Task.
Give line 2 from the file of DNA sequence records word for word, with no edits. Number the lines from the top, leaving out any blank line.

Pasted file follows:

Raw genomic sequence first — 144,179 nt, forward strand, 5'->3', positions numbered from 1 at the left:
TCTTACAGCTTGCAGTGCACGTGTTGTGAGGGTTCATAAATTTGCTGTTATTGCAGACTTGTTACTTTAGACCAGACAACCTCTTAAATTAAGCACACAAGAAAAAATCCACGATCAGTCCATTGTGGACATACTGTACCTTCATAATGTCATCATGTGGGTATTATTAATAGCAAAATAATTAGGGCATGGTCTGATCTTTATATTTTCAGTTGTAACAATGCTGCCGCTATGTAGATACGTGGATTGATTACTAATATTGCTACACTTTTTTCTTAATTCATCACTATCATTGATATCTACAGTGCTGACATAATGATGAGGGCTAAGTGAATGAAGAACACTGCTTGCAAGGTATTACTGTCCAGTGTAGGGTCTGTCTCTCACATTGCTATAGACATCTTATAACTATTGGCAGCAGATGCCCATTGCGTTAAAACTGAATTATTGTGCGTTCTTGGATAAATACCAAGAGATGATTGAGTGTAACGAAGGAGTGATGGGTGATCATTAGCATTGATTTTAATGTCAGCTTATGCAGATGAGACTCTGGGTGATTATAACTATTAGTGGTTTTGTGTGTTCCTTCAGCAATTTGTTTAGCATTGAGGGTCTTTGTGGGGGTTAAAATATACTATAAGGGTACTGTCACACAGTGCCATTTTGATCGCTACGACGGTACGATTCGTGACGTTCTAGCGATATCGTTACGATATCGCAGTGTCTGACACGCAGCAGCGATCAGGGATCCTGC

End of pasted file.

TCTTACAGCTTGCAGTGCACGTGTTGTGAGGGTTCATAAATTTGCTGTTATTGCAGACTTGTTACTTTAGACCAGACAACCTCTTAAATTAAGCACACAAGAAAAAATCCACGATCAGTCCATTGTGGACATACTGTACCTTCATAATGTCATCATGTGGGTATTATTAATAGCAAAATAATTAGGGCATGGTCTGATCTTTATATTTTCAGTTGTAACAATGCTGCCGCTATGTAGATACGTGGATTGATTACTAATATTGCTACACTTTTTTCTTAATTCATCACTATCATTGATATCTACAGTGCTGACATAATGATGAGGGCTAAGTGAATGAAGAACACTGCTTGCAAGGTATTACTGTCCAGTGTAGGGTCTGTCTCTCACATTGCTATAGACATCTTATAACTATTGGCAGCAGATGCCCATTGCGTTAAAACTGAATTATTGTGCGTTCTTGGATAAATACCAAGAGATGATTGAGTGTAACGAAGGAGTGATGGGTGATCATTAGCATTGATTTTAATGTCAGCTTATGCAGATGAGACTCTGGGTGATTATAACTATTAGTGGTTTTGTGTGTTCCTTCAGCAATTTGTTTAGCATTGAGGGTCTTTGTGGGGGTTAAAATATACTATAAGGGTACTGTCACACAGTGCCATTTTGATCGCTACGACGGTACGATTCGTGACGTTCTAGCGATATCGTTACGATATCGCAGTGTCTGACACGCAGCAGCGATCAGGGATCCTGC